Systematic Analysis in Dispute Resolution

By Stuart S. Nagel; Miriam K. Mills | Go to book overview

CHAPTER 7
Reducing Risk Conflict by Regulatory Negotiation: A Preliminary Evaluation

MARK E. RUSHEFSKY

The movements of the interested parties--familiar groups from the debates over acid rain, toxic air pollution, and dozens of other issues--are so predictable and formalized, they can almost be choreographed as a dance.

Environmentalists take two steps forward, projecting disastrous consequences if particular industrial practices continue. Industry representatives take two steps backward, conjuring up horrible hardships for society and enormous economic costs if these practices, the consequences of which they minimize, are curtailed. The most that's needed, they say, is more study.

Meanwhile, scientists stand in the middle, reluctant to leap boldly in either direction because of the uncertainties connected with complex physical phenomena. Congress and federal agencies form a ring around the other dancers, proposing their own solutions, discrediting the others' proposals and generally trading insults and gibes. 1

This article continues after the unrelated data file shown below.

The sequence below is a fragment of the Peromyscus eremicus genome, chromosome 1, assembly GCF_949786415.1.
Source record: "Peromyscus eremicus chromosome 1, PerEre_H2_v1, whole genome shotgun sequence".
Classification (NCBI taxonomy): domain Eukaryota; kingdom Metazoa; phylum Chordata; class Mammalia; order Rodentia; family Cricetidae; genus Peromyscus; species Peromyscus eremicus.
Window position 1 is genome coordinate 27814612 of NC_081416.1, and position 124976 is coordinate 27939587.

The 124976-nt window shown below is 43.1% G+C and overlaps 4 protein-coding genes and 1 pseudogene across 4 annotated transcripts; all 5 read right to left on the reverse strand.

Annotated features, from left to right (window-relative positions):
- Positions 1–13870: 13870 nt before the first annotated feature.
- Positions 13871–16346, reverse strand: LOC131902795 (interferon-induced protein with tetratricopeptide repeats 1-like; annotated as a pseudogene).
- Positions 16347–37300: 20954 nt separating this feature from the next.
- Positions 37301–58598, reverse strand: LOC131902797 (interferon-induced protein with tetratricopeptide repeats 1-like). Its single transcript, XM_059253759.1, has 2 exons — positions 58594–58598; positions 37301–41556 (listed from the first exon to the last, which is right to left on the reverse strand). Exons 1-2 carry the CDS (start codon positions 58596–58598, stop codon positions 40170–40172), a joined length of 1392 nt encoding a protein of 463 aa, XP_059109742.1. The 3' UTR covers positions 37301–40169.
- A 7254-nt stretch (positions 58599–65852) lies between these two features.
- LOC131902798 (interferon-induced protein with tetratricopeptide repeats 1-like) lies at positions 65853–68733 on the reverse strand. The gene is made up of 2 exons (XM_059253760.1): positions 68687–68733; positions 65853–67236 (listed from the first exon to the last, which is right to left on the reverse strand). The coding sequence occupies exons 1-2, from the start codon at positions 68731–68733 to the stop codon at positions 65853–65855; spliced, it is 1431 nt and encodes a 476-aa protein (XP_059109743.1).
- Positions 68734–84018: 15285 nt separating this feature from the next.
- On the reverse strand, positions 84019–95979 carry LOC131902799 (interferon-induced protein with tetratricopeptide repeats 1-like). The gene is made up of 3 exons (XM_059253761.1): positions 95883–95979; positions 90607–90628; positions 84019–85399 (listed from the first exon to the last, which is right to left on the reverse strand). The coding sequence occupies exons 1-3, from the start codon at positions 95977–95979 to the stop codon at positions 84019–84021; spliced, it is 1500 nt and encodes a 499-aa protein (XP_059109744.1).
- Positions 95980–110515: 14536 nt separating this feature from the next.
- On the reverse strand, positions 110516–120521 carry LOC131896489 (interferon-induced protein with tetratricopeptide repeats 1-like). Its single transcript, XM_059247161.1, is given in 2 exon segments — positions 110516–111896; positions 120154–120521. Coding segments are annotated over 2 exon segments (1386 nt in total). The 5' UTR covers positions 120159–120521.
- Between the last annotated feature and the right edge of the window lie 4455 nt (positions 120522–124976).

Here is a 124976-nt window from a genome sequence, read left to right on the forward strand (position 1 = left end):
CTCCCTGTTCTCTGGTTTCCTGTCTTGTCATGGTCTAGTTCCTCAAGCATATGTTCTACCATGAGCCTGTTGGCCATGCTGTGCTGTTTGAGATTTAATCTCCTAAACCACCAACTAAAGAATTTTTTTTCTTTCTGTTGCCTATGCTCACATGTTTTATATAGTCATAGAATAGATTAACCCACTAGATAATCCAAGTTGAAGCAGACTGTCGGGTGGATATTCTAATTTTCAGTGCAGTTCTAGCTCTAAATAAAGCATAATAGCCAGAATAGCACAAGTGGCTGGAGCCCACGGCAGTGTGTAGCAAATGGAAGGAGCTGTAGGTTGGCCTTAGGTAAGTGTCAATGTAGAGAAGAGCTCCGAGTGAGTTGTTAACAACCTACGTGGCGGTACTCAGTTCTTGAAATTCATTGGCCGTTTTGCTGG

In 1982, the Administrative Conference of the United States (ACUS) recommended that federal regulatory agencies use a process of rule-making that would supplement normal administrative procedures, a process that we will call regulatory negotiation. By mid-1986, four formal such negotiations had been conducted by three different agencies: two by the Environmental Protection Agency (EPA) and one each by the Federal Aviation Administration (FAA), and the Occupational Safety and Health Administration (OSHA). A fifth such negotiation is underway within EPA. There have also been a number of informal voluntary negotiations at the federal level without agency participation, known as policy dialogues. Similar negotiations have taken place at the state level. Finally, a small number of interest groups have recommended changes in the Federal Insecticide,

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